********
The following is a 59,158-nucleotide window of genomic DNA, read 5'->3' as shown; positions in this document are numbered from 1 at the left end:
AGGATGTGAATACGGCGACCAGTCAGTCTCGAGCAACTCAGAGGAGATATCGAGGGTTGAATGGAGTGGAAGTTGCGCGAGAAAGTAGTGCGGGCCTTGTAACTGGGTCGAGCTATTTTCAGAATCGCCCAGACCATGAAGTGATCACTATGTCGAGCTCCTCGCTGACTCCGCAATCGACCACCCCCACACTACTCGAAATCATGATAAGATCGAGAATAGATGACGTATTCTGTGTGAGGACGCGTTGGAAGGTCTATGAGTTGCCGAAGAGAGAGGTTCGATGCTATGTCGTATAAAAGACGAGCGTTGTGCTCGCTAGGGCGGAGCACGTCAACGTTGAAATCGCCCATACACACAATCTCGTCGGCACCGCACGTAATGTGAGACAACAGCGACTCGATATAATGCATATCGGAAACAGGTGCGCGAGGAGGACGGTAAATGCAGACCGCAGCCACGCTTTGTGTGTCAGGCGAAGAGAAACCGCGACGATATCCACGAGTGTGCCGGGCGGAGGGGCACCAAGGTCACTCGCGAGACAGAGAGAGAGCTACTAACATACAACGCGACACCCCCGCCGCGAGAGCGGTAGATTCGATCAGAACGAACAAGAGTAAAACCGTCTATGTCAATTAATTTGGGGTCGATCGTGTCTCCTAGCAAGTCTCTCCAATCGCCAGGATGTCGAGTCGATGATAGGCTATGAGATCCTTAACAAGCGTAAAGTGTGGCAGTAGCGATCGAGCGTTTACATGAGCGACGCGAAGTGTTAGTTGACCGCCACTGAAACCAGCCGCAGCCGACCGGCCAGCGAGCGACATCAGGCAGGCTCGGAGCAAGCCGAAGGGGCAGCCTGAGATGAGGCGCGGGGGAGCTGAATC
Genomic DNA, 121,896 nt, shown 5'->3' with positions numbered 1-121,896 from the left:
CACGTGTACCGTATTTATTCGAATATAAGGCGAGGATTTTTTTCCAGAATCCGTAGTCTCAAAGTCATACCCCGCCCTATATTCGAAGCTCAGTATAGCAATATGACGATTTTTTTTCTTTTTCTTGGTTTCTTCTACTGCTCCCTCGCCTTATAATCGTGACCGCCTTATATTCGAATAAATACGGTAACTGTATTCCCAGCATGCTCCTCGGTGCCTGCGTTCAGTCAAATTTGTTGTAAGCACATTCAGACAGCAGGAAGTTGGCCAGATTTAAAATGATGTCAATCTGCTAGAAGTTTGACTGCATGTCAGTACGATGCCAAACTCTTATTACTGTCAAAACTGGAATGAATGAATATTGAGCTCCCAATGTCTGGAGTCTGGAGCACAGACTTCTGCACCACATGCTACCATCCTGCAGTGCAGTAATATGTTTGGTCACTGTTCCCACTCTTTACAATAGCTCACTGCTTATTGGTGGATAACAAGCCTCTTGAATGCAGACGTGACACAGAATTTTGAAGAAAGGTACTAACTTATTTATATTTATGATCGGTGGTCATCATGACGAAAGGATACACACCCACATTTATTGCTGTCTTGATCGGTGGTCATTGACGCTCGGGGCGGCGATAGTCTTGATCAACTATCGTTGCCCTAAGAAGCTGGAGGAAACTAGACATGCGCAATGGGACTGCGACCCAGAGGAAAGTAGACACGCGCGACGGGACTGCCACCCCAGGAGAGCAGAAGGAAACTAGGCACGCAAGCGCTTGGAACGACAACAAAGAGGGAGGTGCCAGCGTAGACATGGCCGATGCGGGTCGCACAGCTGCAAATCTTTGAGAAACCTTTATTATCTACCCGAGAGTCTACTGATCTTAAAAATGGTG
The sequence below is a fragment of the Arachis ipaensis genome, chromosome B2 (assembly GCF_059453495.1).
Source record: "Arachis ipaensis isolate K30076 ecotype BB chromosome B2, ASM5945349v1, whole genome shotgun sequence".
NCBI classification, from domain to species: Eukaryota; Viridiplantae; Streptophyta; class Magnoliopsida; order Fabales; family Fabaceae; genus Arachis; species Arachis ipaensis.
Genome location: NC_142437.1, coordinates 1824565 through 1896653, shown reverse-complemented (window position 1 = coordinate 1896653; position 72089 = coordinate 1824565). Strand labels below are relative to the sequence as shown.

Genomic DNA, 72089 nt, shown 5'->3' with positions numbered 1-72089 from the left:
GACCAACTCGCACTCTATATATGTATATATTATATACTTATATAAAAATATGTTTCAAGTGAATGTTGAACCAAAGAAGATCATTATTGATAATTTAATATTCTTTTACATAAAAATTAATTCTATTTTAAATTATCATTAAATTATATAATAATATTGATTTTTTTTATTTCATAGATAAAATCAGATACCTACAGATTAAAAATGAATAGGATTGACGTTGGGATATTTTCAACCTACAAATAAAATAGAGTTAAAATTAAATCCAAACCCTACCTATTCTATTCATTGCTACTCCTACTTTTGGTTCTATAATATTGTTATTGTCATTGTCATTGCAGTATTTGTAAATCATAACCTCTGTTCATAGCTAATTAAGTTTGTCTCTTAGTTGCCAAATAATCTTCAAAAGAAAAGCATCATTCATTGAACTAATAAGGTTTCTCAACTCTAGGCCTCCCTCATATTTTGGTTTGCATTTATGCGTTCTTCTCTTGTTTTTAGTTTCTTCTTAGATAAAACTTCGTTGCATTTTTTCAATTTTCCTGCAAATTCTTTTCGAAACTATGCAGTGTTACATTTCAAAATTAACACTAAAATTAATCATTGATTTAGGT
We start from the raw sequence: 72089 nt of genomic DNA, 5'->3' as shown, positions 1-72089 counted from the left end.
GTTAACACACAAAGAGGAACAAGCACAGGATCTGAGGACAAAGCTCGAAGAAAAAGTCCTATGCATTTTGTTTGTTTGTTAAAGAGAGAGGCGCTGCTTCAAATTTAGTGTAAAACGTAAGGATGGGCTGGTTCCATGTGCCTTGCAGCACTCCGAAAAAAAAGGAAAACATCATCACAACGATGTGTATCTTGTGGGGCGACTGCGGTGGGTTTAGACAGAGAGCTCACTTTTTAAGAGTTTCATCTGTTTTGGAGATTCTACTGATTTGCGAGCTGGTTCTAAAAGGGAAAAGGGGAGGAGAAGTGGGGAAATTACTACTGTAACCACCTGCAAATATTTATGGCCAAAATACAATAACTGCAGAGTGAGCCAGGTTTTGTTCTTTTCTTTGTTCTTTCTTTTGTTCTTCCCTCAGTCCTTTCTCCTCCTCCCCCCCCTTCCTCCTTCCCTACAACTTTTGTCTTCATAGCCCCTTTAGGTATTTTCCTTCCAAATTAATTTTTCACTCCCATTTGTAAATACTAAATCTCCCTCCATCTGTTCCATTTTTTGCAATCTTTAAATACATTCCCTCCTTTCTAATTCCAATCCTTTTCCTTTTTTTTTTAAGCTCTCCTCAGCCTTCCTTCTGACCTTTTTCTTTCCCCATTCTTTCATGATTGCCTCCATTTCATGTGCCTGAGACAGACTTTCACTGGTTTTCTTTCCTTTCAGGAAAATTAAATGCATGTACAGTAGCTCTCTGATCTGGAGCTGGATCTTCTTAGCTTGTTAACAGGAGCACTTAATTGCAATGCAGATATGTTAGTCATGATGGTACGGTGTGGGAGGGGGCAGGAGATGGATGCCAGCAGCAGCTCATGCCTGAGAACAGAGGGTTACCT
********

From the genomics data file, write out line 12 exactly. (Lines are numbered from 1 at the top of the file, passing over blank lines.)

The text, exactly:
GTTAACACACAAAGAGGAACAAGCACAGGATCTGAGGACAAAGCTCGAAGAAAAAGTCCTATGCATTTTGTTTGTTTGTTAAAGAGAGAGGCGCTGCTTCAAATTTAGTGTAAAACGTAAGGATGGGCTGGTTCCATGTGCCTTGCAGCACTCCGAAAAAAAAGGAAAACATCATCACAACGATGTGTATCTTGTGGGGCGACTGCGGTGGGTTTAGACAGAGAGCTCACTTTTTAAGAGTTTCATCTGTTTTGGAGATTCTACTGATTTGCGAGCTGGTTCTAAAAGGGAAAAGGGGAGGAGAAGTGGGGAAATTACTACTGTAACCACCTGCAAATATTTATGGCCAAAATACAATAACTGCAGAGTGAGCCAGGTTTTGTTCTTTTCTTTGTTCTTTCTTTTGTTCTTCCCTCAGTCCTTTCTCCTCCTCCCCCCCCTTCCTCCTTCCCTACAACTTTTGTCTTCATAGCCCCTTTAGGTATTTTCCTTCCAAATTAATTTTTCACTCCCATTTGTAAATACTAAATCTCCCTCCATCTGTTCCATTTTTTGCAATCTTTAAATACATTCCCTCCTTTCTAATTCCAATCCTTTTCCTTTTTTTTTTAAGCTCTCCTCAGCCTTCCTTCTGACCTTTTTCTTTCCCCATTCTTTCATGATTGCCTCCATTTCATGTGCCTGAGACAGACTTTCACTGGTTTTCTTTCCTTTCAGGAAAATTAAATGCATGTACAGTAGCTCTCTGATCTGGAGCTGGATCTTCTTAGCTTGTTAACAGGAGCACTTAATTGCAATGCAGATATGTTAGTCATGATGGTACGGTGTGGGAGGGGGCAGGAGATGGATGCCAGCAGCAGCTCATGCCTGAGAACAGAGGGTTACCT